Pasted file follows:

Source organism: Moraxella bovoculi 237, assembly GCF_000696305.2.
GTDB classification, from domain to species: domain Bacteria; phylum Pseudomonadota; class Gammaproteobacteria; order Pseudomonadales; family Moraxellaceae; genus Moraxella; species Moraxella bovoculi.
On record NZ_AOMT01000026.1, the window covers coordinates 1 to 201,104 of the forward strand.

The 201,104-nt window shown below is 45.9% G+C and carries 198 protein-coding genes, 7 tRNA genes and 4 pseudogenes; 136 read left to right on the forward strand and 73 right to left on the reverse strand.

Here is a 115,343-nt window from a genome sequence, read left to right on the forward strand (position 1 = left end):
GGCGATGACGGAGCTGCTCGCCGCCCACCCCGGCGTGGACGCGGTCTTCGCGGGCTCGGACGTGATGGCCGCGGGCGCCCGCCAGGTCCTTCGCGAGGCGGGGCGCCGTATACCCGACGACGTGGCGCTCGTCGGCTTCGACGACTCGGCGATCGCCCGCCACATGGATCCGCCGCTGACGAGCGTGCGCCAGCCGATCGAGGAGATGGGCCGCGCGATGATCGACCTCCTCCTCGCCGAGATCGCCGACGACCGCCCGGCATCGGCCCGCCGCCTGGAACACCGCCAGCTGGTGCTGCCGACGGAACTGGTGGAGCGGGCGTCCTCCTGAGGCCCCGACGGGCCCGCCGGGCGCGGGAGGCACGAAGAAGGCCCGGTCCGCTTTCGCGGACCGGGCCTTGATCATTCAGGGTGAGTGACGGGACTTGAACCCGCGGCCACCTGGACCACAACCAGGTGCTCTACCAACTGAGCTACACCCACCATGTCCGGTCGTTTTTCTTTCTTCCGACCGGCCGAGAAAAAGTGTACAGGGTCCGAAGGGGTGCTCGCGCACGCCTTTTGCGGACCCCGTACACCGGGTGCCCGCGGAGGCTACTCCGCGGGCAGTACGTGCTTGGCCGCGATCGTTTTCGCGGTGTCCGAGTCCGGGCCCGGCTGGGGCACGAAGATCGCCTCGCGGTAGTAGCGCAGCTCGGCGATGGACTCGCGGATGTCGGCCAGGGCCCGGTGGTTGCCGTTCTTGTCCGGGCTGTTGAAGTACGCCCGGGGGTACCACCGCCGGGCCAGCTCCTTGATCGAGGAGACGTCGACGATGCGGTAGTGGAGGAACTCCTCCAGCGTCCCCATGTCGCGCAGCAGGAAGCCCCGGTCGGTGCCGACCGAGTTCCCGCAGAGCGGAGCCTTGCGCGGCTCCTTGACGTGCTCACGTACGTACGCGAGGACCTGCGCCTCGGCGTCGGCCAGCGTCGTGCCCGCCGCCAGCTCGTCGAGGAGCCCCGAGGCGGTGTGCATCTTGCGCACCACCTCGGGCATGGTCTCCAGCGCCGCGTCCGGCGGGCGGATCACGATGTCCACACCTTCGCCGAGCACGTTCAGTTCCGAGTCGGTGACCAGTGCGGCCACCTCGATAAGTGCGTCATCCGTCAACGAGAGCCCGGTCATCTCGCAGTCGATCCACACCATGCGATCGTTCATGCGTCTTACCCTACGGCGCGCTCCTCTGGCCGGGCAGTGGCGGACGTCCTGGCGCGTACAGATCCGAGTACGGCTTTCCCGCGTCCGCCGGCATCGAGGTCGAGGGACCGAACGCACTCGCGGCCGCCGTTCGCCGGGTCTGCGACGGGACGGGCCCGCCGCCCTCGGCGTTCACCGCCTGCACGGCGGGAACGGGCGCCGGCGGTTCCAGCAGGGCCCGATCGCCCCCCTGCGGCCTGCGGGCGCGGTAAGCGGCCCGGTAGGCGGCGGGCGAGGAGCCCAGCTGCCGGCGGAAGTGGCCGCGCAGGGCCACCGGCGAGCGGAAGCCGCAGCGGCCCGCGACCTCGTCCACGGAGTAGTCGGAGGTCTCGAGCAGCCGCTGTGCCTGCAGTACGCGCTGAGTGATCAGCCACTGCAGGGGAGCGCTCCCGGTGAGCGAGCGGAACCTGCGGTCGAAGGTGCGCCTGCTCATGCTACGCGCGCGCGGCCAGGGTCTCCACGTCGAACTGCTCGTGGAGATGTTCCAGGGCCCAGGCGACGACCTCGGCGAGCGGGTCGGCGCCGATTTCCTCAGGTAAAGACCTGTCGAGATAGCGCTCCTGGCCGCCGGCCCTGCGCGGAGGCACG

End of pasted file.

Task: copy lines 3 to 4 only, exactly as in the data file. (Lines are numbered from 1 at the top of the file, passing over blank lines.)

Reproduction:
On record NZ_AOMT01000026.1, the window covers coordinates 1 to 201,104 of the forward strand.

The 201,104-nt window shown below is 45.9% G+C and carries 198 protein-coding genes, 7 tRNA genes and 4 pseudogenes; 136 read left to right on the forward strand and 73 right to left on the reverse strand.